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Question: Democratic Convention credentials

Dear all,

The April 15, deadline for credential requests for the Democratic Convention in Denver is approaching. I just looked at the accreditation form on the website of the photographers press gallery and have a question.
The deadline for workspace requests has passed. My question is: Does “workspace” in conjunction to the Democratic convention mean something like a desk to work at? I am not going to need this, I simply want to get access to the convention center and be able to photograph inside the center.

I am researching this to forward all information to my photo editor of a large weekly newspaper from Germany who will try to get my accredidated.

I’d also appreciate any additional information on covering a convention in the US. Are photographers able to walk around and photograph in the center’s area or are they assigned to certain spots they may not leave?

Thanks a lot,

by [a former member] at 2008-04-04 12:28:47 UTC (ed. Apr 8 2008 ) Vienna , Austria | Bookmark | | Report spam→

Not sure he’d answer my stupid email, but if I were you, I’d drop a line to David Burnett.

by Stupid Photographer | 04 Apr 2008 12:04 | Holy Smokes, Holy See | | Report spam→
Martin, I think your interpretation is correct; you can be credentialed without space allocated to work at. I don’t know about how much you will be able to move around. You can try calling the press photographers’ gallery and talking to either Mark or Tricia, they will probably have more info.

by Brendan Hoffman | 04 Apr 2008 17:04 | Washington, DC, United States | | Report spam→
Thanks for your suggestions! Stupid, how smart you are… Anybody else?

by [former member] | 06 Apr 2008 21:04 | Vienna, Austria | | Report spam→
Workspace does indeed mean a desk. If you don’t need a desk, you don’t need a workspace. In the past, your credentials got you into the building, the media workrooms and some of the meeting rooms in the periphery of the actual convention but not onto the convention floor. Permanent floor credentials were issued to photographers from large publications (and large really meant mid sized – I got a permanent credential when I was at a 90,000 circ paper). Photographers from smaller publications had to sign up for rotating credentials. They could hit the convention floor for set periods of time (which varied night to night) and then they had to return the credential and get back in line for another chance to go out on the floor. If there was no line, you could go straight back out, but you always had to return to the desk in case someone else was waiting. Sound confusing? The first time it was, but once you’ve done it, it all makes sense.

by Jack Kurtz | 06 Apr 2008 23:04 | Phoenix, AZ, United States | | Report spam→
Thanks for your clarification Jack. The paper that I should photograph for during the convention has a circulation of about 450.000, but it’s German and it’s a weekly paper, not a daily… Well I will have to see. I’d really like to get permanent floor credentials to do what I would want to do.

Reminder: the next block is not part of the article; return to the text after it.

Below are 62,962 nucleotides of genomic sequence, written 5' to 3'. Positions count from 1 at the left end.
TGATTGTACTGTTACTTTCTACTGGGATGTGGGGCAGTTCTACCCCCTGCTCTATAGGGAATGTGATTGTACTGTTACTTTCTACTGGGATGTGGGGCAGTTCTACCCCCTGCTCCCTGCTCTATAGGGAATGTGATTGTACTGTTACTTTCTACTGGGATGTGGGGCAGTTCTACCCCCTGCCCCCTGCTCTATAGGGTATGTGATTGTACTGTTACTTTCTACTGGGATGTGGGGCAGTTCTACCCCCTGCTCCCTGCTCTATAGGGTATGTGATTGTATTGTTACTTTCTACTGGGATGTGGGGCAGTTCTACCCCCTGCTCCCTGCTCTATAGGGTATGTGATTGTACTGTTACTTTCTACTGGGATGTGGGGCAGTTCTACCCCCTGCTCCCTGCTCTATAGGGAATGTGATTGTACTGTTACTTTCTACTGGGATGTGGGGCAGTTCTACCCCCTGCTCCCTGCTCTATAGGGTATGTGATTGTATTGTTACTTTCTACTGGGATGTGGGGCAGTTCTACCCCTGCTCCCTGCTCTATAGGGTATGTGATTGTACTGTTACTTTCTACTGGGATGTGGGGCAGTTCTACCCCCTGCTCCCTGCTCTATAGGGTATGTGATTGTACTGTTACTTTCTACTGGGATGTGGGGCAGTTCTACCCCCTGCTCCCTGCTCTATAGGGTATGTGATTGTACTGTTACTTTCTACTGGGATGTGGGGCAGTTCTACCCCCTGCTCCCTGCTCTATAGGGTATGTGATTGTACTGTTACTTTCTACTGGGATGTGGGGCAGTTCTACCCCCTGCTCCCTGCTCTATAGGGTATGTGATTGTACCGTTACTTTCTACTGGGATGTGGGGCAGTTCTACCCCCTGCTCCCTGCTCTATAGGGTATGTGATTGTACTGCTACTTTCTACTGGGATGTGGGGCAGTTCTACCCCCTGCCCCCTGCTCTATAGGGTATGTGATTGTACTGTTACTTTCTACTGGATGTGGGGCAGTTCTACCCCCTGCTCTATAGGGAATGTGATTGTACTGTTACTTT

by [former member] | 07 Apr 2008 10:04 | Vienna, Austria | | Report spam→
Jack is right, but there is even more to it than that. A permanent floor pass will allow you to roam the convention floor, however, there are also a whole slew of other “photographer” passes for different camera positions and for different events. As I recall from 2004 if you had a floor pass you could walk around and shoot in between many of the speakers, and then for each speaker you could find yourself a spot on the floor, but you couldn’t for example go up to camera position A with a 400 and do that shot unless you had that specific pass. Those special camera positions were fairly limited, some of them were pooled by the wire services and some were shared amongst the photographers of the larger papers/news services.

Even between the 5 or 6 photographers I was working with on my team, we had to negotiate who would be able to use the various passes had been alloted. As an independent photog you wont have the ability to share passes with other colleagues unless you really do some shmoozing. One idea that comes to mind might be trying to get your paper in Germany to partner with a news organization here that already has a workspace and allotment of passes. You could offer them images and gofer work in return for the access.

Either way, covering the DNC or RNC is a pretty exciting experience, so good luck and have lots of fun. There is a whole other aspect of the conventions that takes place outside the convention hall. The protests in the streets, and of course the parties. If you have a general convention pass you will probably be able to get into many of the parties or other events happening during the week.

good luck…

by Micah Walter | 07 Apr 2008 11:04 | Washington, DC, United States | | Report spam→

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Stupid Photographer, Dazed, shocked, stupefied Stupid Photographer
Dazed, shocked, stupefied
(Stupid Photographers Agency)
Holy Smokes , Holy See
Brendan Hoffman, photographer Brendan Hoffman
New York, Ny , United States
Jack Kurtz, Photojournalist Jack Kurtz
Bangkok , Thailand
Micah Walter, Artist Micah Walter
Brooklyn, Ny , United States


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